A break in the case came last year when the television show "America's Most Wanted" repeated an episode about the slayings, law enforcement sources said. A woman who was dating someone who knew Cooper called D.C. police with a valuable tip: Cooper had told her boyfriend that he was the Starbucks killer.
The woman agreed to wear a wire for D.C. police and recorded her boyfriend's comments about Cooper's involvement. Prince George's police were simultaneously investigating Cooper in the shooting of an off-duty police officer. The two police departments worked with the FBI to build evidence against Cooper.
Cooper was raised in a red brick duplex in the 1200 block of Gallatin Street NE and continued to live there with his mother, his wife and their 4-year-old son. His father, who died about five years ago, a neighbor said, was a church deacon. Neighbors described Cooper as a nice man whom they had watched grow up in their North Michigan Park neighborhood.
However, Cooper also has been in and out of the criminal justice system since 1988, when he was convicted in Montgomery County of possession of cocaine.
Cooper's arrest ends a 20-month search for the killer of three young victims whose lives were taking shape. The grisly crime unnerved a city with one of the highest homicide rates in the country.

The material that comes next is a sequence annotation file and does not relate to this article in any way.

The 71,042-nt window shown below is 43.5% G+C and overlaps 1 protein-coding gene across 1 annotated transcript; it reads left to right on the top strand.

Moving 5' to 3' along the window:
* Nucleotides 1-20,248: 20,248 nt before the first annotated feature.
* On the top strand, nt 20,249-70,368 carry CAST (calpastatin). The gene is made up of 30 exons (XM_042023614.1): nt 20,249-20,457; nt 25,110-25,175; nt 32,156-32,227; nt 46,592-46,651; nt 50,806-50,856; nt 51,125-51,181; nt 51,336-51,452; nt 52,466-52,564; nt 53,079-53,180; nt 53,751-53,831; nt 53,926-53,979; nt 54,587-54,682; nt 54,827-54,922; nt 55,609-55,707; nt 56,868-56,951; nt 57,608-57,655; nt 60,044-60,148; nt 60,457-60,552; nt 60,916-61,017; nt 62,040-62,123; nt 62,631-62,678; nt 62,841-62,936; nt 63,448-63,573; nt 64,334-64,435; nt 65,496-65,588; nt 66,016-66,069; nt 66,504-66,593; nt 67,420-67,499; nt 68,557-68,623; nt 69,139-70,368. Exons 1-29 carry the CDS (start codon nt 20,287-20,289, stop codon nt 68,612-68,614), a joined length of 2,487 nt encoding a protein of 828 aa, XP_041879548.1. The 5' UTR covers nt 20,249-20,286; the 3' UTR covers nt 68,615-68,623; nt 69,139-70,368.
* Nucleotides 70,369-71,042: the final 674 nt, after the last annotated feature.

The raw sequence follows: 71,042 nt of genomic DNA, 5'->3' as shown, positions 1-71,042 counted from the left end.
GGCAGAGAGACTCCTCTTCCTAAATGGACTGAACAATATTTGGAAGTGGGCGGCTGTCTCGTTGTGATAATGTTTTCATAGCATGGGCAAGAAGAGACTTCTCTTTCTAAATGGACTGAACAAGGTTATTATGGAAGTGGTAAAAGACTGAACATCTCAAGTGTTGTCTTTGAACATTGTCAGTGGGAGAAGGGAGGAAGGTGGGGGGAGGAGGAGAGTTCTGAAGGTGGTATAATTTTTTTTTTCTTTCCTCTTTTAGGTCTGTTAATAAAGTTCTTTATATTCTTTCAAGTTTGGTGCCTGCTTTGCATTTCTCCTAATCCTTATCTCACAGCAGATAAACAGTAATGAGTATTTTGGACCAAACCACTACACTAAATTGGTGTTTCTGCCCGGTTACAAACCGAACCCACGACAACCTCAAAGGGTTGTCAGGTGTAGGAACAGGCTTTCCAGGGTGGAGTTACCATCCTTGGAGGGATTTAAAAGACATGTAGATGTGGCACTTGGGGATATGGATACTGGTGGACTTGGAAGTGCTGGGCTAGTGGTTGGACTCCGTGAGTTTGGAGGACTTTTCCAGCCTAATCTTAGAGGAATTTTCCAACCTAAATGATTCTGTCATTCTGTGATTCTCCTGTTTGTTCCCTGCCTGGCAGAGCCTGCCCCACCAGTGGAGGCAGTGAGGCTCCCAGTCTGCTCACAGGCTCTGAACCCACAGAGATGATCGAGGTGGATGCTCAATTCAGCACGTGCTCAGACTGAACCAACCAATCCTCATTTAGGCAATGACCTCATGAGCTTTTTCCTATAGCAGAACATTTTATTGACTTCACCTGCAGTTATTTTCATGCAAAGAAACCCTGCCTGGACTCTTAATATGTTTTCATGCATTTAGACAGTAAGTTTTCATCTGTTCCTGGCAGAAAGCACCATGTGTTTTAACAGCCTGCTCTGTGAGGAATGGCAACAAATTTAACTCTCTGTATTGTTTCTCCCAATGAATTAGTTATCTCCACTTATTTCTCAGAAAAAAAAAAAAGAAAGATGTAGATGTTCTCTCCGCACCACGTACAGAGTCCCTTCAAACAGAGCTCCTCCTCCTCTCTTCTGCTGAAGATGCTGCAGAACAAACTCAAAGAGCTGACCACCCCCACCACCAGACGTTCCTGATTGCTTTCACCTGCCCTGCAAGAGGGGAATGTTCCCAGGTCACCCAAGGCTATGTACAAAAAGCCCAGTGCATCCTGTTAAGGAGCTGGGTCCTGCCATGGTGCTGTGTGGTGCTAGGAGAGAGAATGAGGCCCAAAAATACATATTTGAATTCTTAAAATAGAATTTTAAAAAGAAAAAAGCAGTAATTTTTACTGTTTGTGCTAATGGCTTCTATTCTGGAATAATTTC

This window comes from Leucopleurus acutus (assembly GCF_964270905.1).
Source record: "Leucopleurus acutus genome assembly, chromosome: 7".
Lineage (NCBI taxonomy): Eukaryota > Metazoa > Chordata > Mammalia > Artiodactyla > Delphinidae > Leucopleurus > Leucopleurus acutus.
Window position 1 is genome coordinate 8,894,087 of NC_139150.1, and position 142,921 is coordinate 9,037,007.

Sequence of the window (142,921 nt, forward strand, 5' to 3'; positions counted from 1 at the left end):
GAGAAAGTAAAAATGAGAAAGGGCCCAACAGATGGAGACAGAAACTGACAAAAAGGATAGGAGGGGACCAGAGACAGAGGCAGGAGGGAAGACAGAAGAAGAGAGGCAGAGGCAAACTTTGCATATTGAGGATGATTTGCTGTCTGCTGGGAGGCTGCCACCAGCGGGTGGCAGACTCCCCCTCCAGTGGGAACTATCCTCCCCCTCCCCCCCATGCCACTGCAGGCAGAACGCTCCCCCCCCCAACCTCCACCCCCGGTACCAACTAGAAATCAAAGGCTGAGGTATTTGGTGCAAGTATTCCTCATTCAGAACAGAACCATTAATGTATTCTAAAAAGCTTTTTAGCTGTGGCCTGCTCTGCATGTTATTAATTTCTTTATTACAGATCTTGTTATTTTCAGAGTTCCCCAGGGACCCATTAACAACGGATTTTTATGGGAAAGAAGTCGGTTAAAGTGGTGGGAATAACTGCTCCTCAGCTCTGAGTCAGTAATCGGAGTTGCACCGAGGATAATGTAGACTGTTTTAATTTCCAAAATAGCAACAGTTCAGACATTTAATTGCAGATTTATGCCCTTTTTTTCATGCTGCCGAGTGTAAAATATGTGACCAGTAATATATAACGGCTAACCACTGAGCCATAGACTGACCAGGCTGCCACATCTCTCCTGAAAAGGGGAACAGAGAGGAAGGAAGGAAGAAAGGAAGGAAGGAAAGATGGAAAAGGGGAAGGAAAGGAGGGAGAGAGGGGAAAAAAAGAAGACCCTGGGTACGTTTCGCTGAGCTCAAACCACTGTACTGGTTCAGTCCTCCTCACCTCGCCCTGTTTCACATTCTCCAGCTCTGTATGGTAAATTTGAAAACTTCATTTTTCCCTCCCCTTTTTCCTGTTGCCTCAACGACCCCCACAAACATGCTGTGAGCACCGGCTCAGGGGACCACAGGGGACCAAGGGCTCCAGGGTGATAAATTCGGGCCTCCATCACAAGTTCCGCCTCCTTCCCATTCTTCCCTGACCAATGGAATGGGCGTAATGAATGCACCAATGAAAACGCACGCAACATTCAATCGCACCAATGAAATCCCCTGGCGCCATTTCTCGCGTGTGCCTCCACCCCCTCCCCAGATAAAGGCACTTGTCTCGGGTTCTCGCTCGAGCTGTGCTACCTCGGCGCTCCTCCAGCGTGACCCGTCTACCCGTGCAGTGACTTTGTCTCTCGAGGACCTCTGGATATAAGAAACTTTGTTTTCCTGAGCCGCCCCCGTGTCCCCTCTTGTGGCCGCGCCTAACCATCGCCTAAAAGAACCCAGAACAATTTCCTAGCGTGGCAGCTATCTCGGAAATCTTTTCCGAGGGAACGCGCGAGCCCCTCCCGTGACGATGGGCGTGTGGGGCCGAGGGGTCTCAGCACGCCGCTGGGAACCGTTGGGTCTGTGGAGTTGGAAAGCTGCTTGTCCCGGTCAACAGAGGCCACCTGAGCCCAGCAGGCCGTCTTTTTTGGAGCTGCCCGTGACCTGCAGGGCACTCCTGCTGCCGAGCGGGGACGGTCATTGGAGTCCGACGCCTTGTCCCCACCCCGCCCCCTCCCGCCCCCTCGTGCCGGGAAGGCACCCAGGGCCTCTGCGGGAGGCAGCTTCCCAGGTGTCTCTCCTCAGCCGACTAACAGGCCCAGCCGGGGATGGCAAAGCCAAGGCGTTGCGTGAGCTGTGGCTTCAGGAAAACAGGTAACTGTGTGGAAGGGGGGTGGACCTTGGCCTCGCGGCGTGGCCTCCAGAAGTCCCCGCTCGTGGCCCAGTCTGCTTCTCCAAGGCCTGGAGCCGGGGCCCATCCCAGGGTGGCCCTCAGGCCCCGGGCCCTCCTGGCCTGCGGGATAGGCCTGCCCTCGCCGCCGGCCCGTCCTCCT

"He's given up everything," a source close to the investigation said, meaning Cooper told police enough during questioning to tie him to the killings.
Cooper initially was arrested Monday by Prince George's police and charged with shooting Officer Bruce Howard in a Hyattsville "Hopefully this will help [victims' families] get some peace of mind."
– ‚D.C. Police Chief Charles H. Ramsey
park. Authorities questioned him for more than 50 hours about that shooting and about a homicide in the District, other crimes in Prince George's and the District and the Starbucks slayings.
Cooper implicated Keith Covington and another person whom authorities haven't identified. Cooper told detectives that he and Covington tried to rob the Starbucks shop, and that Covington killed the employees, sources said.
Covington, 32, was arrested Thursday morning at his apartment in Mount Rainier on a felony weapons charge and questioned by eight FBI agents for 15 hours.
"I thought it was one of those times in my life that I was being framed," Covington said in an interview yesterday. "I thought Satan was trying to step on me just as I was trying to get my life together."